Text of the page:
Cinematographer and Director.
Herefordshire, England, 1940.
Married the sound technician Judy Freeman.
1958–60—apprentice to director Alan Forbes;
1961—camera assistant to Brian Probyn; 1963—cameraman on
World in Action
Academy Award, for
The Killing Fields
, 1984, and
Leading Artists, 455 N. Bedford Drive, Beverly Hills, CA 90210, U.S.A.
No Place to Hide (Forbes and Knight) (camera assistant)
The Saturday Men (Fletcher) (camera assistant)
Poor Cow (Loach)
If . . . (L. Anderson)
The War Game (Zetterling) (co)
The Opium Trail (Cowell—for TV)
In Search of Opportunity (Hassan)
Beyond the Tropopause (Hassan); Abel Gance, the Charm of Dynamite (Brownlow—for TV)
Wild and Free—Twice Daily (+ d—for TV); Solo (Misha Donat); Kes (Loach)
Loving Memory (Scott); The Tribe that Hides from Man (Cowell—for TV) (co)
After a Lifetime (Loach—for TV); Talk about Work (Loach); Gumshoe (Frears); Black Beauty (Hill)
The Opium Warlords (Cowell—for TV)
To Be Seven in Belfast (Sheppard—for TV); Chicago Streets (Cokliss—for TV)
Busker (Pearce—for TV)
Auditions (Loach—for TV); Bloody Kids (Frears—for TV); Black Jack (Loach); Before the Monsoon (Grigsby—for TV)
(Loach—for TV) (co);
The Empire Strikes
(Kershner) (2nd unit cinematographer); Babylon (Rosso)
A Sense of Freedom (Mackenzie—for TV); East 103rd Street (+ d, pr); Couples and Robbers (Peploe); Battletruck (Cokliss); Looks and Smiles (Loach)
Angel (Jordan); Made in Britain (Clarke—for TV); Walter (Frears—for TV)
Local Hero (Forsyth); Rhino (Howell—for TV); Walter and June (Frears—for TV)
The Killing Fields (Joffé); Comfort and Joy (Forsyth); Winter Flight (Battersby—for TV)
Marie (Donaldson); Which Side Are You On? (Loach—for TV)
Fatherland—Singing the Blues in Red (Loach); High Season (Peploe); The Mission (Joffé)
Shy People (Konchalovsky); High Season (Peploe)
Michael Collins (Jordan)
The Boxer (Sheridan)
A Completely Different Way of Life (for TV)
Radical Lawyer (for TV)
A Family Doctor (for TV)
Fly on the Wall (for TV)
A World Apart
The Lost Son
Stills (London), no. 6, May/June 1983.
American Cinematographer (Hollywood), February 1987.
In Camera (Hemel Hempstead, Hertfordshire), Spring 1988.
Positif (Paris), October 1988.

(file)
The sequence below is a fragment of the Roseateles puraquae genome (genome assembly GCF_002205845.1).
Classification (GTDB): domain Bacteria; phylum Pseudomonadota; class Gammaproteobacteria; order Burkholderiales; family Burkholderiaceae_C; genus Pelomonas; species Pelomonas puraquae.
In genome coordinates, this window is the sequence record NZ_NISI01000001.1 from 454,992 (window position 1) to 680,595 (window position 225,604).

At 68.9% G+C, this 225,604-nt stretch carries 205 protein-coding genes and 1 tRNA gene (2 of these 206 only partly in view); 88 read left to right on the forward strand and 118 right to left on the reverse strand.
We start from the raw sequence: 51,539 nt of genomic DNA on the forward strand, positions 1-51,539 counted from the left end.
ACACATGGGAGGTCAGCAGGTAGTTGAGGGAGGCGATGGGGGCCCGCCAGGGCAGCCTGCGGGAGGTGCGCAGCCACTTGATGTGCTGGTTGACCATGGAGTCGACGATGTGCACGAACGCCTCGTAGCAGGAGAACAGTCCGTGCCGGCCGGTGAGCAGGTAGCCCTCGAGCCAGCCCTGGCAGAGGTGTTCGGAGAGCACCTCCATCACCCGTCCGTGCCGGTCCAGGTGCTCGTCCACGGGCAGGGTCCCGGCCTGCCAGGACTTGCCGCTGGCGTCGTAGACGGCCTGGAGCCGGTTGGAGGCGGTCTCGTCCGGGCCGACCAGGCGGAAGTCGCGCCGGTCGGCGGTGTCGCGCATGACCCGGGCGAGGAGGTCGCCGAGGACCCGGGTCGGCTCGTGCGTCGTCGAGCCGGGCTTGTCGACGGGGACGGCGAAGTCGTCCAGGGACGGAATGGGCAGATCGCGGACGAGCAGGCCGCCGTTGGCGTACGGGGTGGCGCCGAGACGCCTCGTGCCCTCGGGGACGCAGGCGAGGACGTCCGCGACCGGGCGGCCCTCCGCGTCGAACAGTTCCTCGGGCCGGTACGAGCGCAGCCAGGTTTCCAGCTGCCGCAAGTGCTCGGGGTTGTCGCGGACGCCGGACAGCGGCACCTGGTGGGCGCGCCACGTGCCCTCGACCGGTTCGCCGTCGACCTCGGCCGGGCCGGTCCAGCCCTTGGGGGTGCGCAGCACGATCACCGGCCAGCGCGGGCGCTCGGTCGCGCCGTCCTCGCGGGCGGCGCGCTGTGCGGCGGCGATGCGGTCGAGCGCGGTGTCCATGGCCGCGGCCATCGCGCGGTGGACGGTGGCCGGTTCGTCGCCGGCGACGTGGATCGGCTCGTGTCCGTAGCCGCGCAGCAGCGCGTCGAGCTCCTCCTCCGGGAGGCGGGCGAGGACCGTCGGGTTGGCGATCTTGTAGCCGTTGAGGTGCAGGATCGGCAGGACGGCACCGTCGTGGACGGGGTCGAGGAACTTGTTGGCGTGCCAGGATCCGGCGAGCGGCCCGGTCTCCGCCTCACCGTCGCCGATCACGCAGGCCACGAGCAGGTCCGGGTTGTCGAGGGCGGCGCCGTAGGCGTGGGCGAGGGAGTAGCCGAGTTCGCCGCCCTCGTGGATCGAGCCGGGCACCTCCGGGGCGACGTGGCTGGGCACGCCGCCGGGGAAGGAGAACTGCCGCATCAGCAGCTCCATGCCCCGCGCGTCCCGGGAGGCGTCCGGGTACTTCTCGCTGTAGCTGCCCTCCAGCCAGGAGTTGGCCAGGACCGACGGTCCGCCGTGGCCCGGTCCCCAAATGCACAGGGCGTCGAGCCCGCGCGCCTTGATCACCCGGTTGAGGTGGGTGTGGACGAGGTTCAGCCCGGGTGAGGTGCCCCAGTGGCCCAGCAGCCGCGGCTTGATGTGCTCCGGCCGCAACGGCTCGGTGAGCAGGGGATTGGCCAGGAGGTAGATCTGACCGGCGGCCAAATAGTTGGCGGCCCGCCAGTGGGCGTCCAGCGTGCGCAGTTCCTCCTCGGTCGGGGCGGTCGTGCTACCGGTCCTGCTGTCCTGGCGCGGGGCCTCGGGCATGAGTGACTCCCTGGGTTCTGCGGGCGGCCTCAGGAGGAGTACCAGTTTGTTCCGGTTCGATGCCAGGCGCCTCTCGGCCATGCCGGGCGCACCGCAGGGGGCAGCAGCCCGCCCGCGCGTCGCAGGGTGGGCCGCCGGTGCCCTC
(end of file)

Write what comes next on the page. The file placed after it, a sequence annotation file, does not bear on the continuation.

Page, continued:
Sight and Sound (London), vol. 47, no. 2, Spring 1978.
Stills (London), no. 27, May/June 1986.
Film Comment (New York), vol. 24, no. 2, March/April 1988.
Films and Filming (London), no. 407, August 1988.
Film Comment (New York), vol. 25, no. 5, September/October 1989.
Oppenheimer, J., "Revolutionary Images," in American Cinematographer (Hollywood), October 1996.
* * *
In the 1980s, Chris Menges became well-known as the Oscar-winning cinematographer of The Killing Fields and The Mission , and the director of A World Apart . But like so many British cinema "names" of the decade, Menges had enjoyed a long and distinguished career in television in the 1960s and 1970s. He built up a considerable and consistent body of work with two key directors in particular: Kenneth Loach and Stephen Frears. He also shot numerous editions of the trailblazing Granada documentary series World in Action , in which he found himself working under perilous conditions in some of the world's worst trouble spots. And he was the cameraman on such major contributions to the documentary genre as Mike Grigsby's Before the Monsoon and three remarkable films by Adrian Cowell: The Opium Trail , The Opium Warlords , and The Tribe that Hides from Man . In the cinema, Menges started as a camera operator on Lindsay Anderson's If . . . and Loach's Poor Cow . Since then he has made features with both Frears and Loach, and worked on such notable British films as Radio On , Babylon , Angel , and Local Hero .